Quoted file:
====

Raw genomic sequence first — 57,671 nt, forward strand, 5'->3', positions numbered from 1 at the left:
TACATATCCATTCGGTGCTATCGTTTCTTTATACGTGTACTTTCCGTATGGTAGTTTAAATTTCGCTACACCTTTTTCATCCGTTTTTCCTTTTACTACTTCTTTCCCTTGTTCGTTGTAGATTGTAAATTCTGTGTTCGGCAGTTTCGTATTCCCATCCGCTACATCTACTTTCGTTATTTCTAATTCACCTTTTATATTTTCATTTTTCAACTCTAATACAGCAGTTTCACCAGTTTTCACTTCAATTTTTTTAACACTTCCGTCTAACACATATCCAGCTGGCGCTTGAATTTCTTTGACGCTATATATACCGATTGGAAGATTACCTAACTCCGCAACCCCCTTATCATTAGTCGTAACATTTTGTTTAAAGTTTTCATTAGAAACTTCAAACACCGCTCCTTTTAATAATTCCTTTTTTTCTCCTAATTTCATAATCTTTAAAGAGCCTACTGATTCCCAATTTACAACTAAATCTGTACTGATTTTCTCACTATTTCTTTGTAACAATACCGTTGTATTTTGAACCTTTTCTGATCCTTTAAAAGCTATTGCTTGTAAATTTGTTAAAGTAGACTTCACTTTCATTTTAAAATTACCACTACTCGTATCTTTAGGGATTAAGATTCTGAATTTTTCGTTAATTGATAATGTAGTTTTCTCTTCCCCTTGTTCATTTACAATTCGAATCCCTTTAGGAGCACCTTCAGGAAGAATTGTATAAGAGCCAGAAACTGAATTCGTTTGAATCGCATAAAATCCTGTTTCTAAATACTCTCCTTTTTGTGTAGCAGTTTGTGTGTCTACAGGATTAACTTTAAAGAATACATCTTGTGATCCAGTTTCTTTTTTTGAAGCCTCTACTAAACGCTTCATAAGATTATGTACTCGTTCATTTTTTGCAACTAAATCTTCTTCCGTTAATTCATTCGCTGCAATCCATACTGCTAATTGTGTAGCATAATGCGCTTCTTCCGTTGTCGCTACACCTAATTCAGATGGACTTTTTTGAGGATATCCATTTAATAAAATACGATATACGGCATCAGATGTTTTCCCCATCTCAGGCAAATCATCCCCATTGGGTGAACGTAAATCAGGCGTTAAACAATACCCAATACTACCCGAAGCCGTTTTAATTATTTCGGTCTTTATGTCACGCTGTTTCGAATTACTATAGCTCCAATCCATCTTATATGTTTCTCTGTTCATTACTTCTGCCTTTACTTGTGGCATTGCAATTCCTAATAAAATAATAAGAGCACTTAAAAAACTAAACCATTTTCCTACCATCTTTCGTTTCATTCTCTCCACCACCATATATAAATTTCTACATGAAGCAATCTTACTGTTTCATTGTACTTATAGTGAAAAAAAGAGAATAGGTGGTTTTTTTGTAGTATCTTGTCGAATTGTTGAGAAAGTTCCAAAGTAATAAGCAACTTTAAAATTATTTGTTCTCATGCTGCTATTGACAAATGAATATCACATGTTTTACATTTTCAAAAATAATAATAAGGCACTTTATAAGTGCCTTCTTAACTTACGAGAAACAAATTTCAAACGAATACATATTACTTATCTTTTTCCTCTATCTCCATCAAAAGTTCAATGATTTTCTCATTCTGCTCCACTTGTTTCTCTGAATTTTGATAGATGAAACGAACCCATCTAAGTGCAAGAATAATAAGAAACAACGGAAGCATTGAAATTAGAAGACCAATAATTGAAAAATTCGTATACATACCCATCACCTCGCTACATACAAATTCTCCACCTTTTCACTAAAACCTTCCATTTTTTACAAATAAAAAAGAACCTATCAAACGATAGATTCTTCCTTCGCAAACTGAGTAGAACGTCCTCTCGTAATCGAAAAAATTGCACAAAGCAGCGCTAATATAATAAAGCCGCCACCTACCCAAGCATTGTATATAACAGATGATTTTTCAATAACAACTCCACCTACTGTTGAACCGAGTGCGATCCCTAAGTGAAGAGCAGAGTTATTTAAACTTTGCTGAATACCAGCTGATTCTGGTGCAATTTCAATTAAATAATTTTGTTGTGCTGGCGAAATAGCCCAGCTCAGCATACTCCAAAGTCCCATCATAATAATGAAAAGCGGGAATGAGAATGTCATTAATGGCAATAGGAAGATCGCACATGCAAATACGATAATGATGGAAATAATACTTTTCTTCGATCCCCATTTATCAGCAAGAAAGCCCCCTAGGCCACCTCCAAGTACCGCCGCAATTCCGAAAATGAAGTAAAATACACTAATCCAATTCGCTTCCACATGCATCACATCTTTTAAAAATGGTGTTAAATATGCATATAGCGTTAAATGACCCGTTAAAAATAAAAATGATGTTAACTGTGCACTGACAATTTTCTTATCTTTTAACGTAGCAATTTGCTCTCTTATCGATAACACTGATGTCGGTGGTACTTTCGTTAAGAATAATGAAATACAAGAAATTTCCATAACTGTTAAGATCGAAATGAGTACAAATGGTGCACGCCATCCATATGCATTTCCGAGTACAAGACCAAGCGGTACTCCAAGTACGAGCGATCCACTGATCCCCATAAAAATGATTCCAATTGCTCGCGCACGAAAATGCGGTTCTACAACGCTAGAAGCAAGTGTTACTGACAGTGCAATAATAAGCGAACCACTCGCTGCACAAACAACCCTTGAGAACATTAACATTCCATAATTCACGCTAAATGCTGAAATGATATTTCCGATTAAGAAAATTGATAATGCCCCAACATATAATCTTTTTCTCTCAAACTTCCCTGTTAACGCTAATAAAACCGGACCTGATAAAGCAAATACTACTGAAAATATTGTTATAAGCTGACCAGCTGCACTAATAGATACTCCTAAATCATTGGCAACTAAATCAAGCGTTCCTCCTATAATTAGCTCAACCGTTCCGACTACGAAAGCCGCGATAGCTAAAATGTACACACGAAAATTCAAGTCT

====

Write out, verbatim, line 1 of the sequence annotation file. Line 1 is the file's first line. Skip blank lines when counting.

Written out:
Raw genomic sequence first — 57,671 nt, forward strand, 5'->3', positions numbered from 1 at the left: